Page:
Smokers left out in the cold by the statewide smoking ban had reason to hope Thursday, when all four candidates for governor said they want to change the law to allow for more local control over tobacco use.
In a made-for-television forum Thursday evening at KWCH-TV, Republican U.S. Sen. Sam Brownback, Democratic state Sen. Tom Holland, Libertarian Andrew Gray and Reform Party candidate Ken Cannon said they want changes in the ban, which prohibits lighting up inside almost all businesses and buildings open to the public.
Smokers standing outside in Old Town on Thursday night said they hope the candidates carry through on giving business owners more of a say on smoking policies.
“Amen,” said Bobbie Downey of Wichita. “That ought to be their own damn choice.” Alan Geist, also of Wichita, said he doesn’t mind taking it outside now that the weather is nice. But, he added, “Who wants to go outside in 32-degree weather?”
The smoking ban — passed by the Legislature and signed into law by Gov. Mark Parkinson earlier this year — contains some exceptions, including tobacco shops, buildings without roofs and rooms that are at least 30æpercent open to the elements at all times.
But the most controversial exception relates to state-owned gambling casinos.
In response to a question about whether allowing smoking in casinos is hypocritical of the state, Holland said he opposes the statewide ban entirely.
“In the Legislature, I voted against the statewide smoking ban,” Holland said. “I believe these issues are best left to local control, local units of government.”
“I think they need to be left to local units of government as well,” said Brownback, when his turn came to speak. “But I’ll tell you something else we ought to do and that’s put the ban on the state-owned facilities. That’s what the ban ought to be on in the first place.”
“That smoking ban ought to be on the state facilities and leave the other issues to the local control,” Brownback added. “That’s the best way a state can lead, doing this to itself and leading by example rather than putting it on somebody else, a burden somewhere else.”
Gray, the Libertarian, said the ban goes against his party’s philosophy of maximizing individual rights.
“We do not support the smoking ban in any way, shape or form, strictly on the basis of property rights,” he said. He said the choice should be up to business owners and their customers.
“That’s the free market at work and not the government trying to micromanage how it’s done,” he said.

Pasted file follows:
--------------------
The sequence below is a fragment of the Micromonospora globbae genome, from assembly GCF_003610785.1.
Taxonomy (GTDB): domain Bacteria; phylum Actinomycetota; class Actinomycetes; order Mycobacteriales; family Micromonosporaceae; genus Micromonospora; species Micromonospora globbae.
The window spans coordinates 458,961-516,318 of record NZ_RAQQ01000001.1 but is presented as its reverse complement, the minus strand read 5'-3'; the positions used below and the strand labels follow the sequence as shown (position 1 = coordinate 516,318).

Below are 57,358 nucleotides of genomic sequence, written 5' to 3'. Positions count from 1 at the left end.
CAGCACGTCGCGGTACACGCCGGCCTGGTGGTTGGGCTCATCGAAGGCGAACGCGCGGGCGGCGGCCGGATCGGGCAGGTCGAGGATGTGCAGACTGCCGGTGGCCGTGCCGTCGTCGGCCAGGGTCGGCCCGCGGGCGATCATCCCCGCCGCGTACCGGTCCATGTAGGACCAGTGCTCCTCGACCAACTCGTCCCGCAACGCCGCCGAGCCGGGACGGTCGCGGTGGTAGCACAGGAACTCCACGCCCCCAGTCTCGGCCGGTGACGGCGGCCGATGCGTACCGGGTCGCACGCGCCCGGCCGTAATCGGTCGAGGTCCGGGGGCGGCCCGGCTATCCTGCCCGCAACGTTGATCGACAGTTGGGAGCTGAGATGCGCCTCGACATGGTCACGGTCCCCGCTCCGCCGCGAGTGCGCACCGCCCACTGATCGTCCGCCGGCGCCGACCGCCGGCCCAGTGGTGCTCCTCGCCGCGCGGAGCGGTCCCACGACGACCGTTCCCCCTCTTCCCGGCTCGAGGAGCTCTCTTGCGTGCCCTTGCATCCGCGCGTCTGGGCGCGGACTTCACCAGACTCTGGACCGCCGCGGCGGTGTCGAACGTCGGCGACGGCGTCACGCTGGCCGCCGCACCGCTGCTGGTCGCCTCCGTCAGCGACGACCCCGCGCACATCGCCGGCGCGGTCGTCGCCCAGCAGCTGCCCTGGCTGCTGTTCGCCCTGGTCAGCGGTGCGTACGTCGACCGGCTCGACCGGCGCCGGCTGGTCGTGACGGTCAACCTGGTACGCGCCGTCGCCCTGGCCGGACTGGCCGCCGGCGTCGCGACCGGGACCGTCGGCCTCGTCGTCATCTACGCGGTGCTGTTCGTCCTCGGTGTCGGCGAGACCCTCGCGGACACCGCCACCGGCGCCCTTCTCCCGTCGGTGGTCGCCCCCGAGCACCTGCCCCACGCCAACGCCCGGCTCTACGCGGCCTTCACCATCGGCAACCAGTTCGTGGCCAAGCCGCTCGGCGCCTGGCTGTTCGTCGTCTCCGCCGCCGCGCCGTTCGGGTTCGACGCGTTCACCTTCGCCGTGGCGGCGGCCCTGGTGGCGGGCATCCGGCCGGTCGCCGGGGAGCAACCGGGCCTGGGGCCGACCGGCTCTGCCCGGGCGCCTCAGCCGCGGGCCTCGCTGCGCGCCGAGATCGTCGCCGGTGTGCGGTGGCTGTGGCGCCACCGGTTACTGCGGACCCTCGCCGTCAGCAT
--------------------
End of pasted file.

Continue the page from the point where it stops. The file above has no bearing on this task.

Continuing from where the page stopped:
Cannon made it four for four.
“We know that if we rightsize government, then there will not be over-regulating small-business people,” he said. “I’m a nonsmoker, however . . . I think that’s a decision that belongs with that small-business owner and does not belong and should not be regulated by the state of Kansas.”
But one of the Old Town smoking group, Jeana Thompson of Wichita, said she thinks the candidates’ opposition to the ban will dissipate after the election.
“They’re just saying that to get our votes,” she said.
Brownback and Holland clashed on education and property taxes.
Holland asserted that Brownback’s education plan, outlined in his “Road Map for Kansas,” would raise local property taxes.
He said Brownback has talked about changing the state funding formula for schools but has not said how — although Brownback has talked about going back to an earlier funding formula.
“This should raise a lot of red flags,” Holland said. “What it really means is more local property taxes to fund our schools. That would be a disaster for Kansas.”
Brownback retorted that Holland, a state senator, was the only one in the debate who had ever voted to raise property taxes.
His evidence for that, provided to the media after the debate, was a 2004 education funding bill. The bill did not require property taxes to be raised, but did allow local school districts to increase their property tax for one year if they so chose.
Brownback said the education funding formula, created by the state in response to litigation from school districts, serves Kansas poorly.
“What we need to do is get at the funding formula itself,” Brownback said. “It’s 55 percent of the state general fund budget and of that money, about 55 to 61 percent of it actually gets to the classroom.”
“Instead of new buildings, we need to be able to fund our teachers,” he said.
Holland said after the debate that he was perplexed by that statement because the per-pupil funding provided by the state cannot legally be spent on school construction, which is funded through bond financing.
Brownback spokeswoman Sherriene Jones-Sontag said Brownback wants to “tear down the silos of school funding” and give districts more flexibility in deciding how to spend their income from the state.
On schools, Gray advocated for increased school choice, while Cannon said he wanted to give school superintendents more flexibility to spend money “as they see fit.”